Acclaimed humanitarian photographer Lisa Kristine specializes in images of remote indigenous peoples. Best known for her evocative and saturated use of color, her fine art prints are among the most sought after and collected in the world. Lisa has documented in over 100 countries on six continents, using a 19th century 4×5” field view camera for the majority of her work.Lisa Kristine was born in San Francisco, California, on September 2, 1965. She developed an early interest in anthropology and photography. Lisa was mentored in her youth in Silver Gelatin and Cibachrome printing. Following graduation from the Fashion Institute of Design and Merchandising in San Francisco, Lisa photographed for nearly five years in Europe and Asia. Lisa has collaborated with international humanitarian organizations. When the State of the World Forum convened in San Francisco in 1999 and in New York in 2000, Lisa was asked to present her work to help inspire discussions on human rights, social change, and global security. Her work was auctioned by Christie’s New York to benefit the United Nations with Kofi Annan. She was also honored to be the sole exhibitor at the 2009 Vancouver Peace Summit with His Holiness the Dalai Lama, Reverend Tutu and award winning Nobel Laureates.In 2010 Lisa collaborated with Free the Slaves documenting modern day slavery. She traveled into the heart of broiling brick kilns, down rickety mine shafts, and into hidden lairs of sex slavery. She bore witness to the most horrible abuses imaginable and the astonishing glimpses of the indomitable human spirit. A groundbreaking photographic book entitled Slavery in which Archbishop Desmond Tutu wrote the foreword was released in the fall of 2010. The sales of the book will help to end slavery. John C. Sweeney, Director of the United Nations, says of her work, “Lisa Kristine’s sensitive and beautiful portrayal of isolated and distant peoples helps us to better appreciate the diversity of the world. She captures the sheer beauty of the differences in people and places and allows us to comprehend the shared nature of the human condition: its hope, its joy and its complexity.”Her work is made distinctive by her passion and intuition and her intense interest in the humanity of her subjects. “I want a person to feel at ease with me, so that they remain who they are and are unchanged by a new, foreign element such as a stranger (myself) or a camera. In order for me to photograph a person in this unaffected environment of ‘self,’ there must be a firm trust between us. Without this, one might still create a beautiful image, but not a stirring one. I’m drawn to people who have been living closer to the earth, and who have very old traditions. People who have not, in any way, been altered by modernity.” “The saturation of color opens our eyes to those who are living in ways very different from our own,” says Paul Oppenheimer, a highly regarded philosopher and teacher. “Lisa invites each of us as humans to look into the eyes of those whom we cannot understand—in a setting that does not diminish our differences. In those differences we find the roots of our unity.”The images, both inspiring and evocative, draw a connection between the viewer and the subject. Lisa Kristine’s art is her personal statement about the connection of humanity, and about the diversity, beauty, and hardship of our world. Published in 2003, Lisa’s limited edition hardcover monograph A Human Thread of 120 photographs sold out within a year. The accompanying short documentary film, A Human Thread, explores the process behind the photographs and includes interviews with Kristine as well as footage of her on location. Following on the success of her first book, Kristine published This Moment in 2007. This Moment won the bronze metal for the Independent Publisher Book Awards The book consists of 62 full color plates showcasing her use of the large-format 4x5 field view camera. A second documentary film, Through the Lens, was produced in association with the book. The film illuminates her photographic and artistic process in using a 4x5 large-format view camera.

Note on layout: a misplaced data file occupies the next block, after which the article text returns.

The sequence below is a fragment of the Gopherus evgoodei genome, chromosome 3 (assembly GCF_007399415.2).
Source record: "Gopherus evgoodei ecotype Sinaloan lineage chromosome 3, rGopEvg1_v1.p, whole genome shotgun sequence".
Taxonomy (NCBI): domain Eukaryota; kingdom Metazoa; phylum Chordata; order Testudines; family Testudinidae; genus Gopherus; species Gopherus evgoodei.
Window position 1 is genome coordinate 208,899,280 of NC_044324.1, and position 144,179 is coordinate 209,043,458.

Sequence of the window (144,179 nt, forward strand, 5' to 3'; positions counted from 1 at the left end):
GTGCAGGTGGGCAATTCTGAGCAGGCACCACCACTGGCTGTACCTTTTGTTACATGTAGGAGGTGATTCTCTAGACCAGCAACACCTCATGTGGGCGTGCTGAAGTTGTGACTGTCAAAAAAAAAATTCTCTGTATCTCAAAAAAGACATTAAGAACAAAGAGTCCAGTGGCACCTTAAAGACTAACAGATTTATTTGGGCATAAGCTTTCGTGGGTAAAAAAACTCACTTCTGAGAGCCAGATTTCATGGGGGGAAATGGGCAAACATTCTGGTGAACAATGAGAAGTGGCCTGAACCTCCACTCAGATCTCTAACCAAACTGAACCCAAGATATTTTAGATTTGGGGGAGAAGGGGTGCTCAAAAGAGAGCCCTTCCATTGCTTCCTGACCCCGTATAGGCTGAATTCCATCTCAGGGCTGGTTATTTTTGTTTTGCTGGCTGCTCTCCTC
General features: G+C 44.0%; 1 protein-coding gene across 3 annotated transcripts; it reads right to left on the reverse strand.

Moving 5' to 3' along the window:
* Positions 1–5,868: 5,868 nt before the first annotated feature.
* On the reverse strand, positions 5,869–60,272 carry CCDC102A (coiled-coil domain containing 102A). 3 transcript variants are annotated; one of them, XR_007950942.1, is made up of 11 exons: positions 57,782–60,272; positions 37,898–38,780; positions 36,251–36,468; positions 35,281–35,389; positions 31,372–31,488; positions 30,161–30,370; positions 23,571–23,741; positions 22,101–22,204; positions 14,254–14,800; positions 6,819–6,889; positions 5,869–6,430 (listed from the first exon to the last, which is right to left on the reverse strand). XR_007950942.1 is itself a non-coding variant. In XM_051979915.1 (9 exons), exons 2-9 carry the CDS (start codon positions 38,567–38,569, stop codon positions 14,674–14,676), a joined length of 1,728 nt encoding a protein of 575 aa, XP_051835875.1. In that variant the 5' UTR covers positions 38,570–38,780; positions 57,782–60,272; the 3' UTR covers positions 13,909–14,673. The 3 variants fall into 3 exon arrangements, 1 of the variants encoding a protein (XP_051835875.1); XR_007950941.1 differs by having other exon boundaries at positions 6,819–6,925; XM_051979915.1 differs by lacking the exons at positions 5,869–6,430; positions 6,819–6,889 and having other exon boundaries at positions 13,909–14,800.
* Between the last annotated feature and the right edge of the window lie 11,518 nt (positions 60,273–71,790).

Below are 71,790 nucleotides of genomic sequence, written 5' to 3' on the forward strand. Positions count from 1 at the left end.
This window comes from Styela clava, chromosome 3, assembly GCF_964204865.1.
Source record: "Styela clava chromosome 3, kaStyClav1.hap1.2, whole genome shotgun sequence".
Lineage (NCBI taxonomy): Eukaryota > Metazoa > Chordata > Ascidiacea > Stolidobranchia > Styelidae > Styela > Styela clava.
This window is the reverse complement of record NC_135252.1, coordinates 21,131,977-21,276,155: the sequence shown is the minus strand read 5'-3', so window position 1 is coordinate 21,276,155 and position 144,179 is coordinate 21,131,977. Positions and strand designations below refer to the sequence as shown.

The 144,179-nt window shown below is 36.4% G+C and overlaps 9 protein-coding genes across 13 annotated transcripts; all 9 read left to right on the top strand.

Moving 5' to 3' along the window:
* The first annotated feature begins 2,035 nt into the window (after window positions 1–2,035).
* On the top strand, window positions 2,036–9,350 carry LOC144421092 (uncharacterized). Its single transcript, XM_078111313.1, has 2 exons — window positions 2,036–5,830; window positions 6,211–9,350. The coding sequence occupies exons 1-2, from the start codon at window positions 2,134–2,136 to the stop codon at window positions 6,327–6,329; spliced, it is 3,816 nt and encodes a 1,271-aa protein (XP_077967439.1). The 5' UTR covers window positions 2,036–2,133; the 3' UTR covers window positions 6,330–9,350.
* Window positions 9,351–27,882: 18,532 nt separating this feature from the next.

Alexey Titarenko